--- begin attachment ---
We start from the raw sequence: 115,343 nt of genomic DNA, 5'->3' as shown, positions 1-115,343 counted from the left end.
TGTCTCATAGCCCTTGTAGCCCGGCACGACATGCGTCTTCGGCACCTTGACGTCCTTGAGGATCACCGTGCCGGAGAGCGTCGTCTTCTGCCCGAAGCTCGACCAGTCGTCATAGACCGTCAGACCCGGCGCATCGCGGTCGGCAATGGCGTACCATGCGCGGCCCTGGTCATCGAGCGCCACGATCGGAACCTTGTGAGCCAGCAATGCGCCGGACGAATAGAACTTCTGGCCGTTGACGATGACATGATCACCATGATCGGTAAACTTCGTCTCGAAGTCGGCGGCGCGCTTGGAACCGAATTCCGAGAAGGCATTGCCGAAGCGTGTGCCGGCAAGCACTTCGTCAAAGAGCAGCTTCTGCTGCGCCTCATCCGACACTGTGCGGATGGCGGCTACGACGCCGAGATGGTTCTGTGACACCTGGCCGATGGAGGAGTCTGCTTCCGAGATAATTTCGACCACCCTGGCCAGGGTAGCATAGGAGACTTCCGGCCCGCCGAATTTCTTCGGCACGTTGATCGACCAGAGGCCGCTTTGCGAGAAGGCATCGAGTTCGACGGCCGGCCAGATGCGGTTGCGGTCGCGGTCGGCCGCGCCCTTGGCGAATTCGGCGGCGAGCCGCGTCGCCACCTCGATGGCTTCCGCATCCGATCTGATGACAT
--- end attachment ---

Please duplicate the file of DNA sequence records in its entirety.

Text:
We start from the raw sequence: 115,343 nt of genomic DNA, 5'->3' as shown, positions 1-115,343 counted from the left end.
TGTCTCATAGCCCTTGTAGCCCGGCACGACATGCGTCTTCGGCACCTTGACGTCCTTGAGGATCACCGTGCCGGAGAGCGTCGTCTTCTGCCCGAAGCTCGACCAGTCGTCATAGACCGTCAGACCCGGCGCATCGCGGTCGGCAATGGCGTACCATGCGCGGCCCTGGTCATCGAGCGCCACGATCGGAACCTTGTGAGCCAGCAATGCGCCGGACGAATAGAACTTCTGGCCGTTGACGATGACATGATCACCATGATCGGTAAACTTCGTCTCGAAGTCGGCGGCGCGCTTGGAACCGAATTCCGAGAAGGCATTGCCGAAGCGTGTGCCGGCAAGCACTTCGTCAAAGAGCAGCTTCTGCTGCGCCTCATCCGACACTGTGCGGATGGCGGCTACGACGCCGAGATGGTTCTGTGACACCTGGCCGATGGAGGAGTCTGCTTCCGAGATAATTTCGACCACCCTGGCCAGGGTAGCATAGGAGACTTCCGGCCCGCCGAATTTCTTCGGCACGTTGATCGACCAGAGGCCGCTTTGCGAGAAGGCATCGAGTTCGACGGCCGGCCAGATGCGGTTGCGGTCGCGGTCGGCCGCGCCCTTGGCGAATTCGGCGGCGAGCCGCGTCGCCACCTCGATGGCTTCCGCATCCGATCTGATGACAT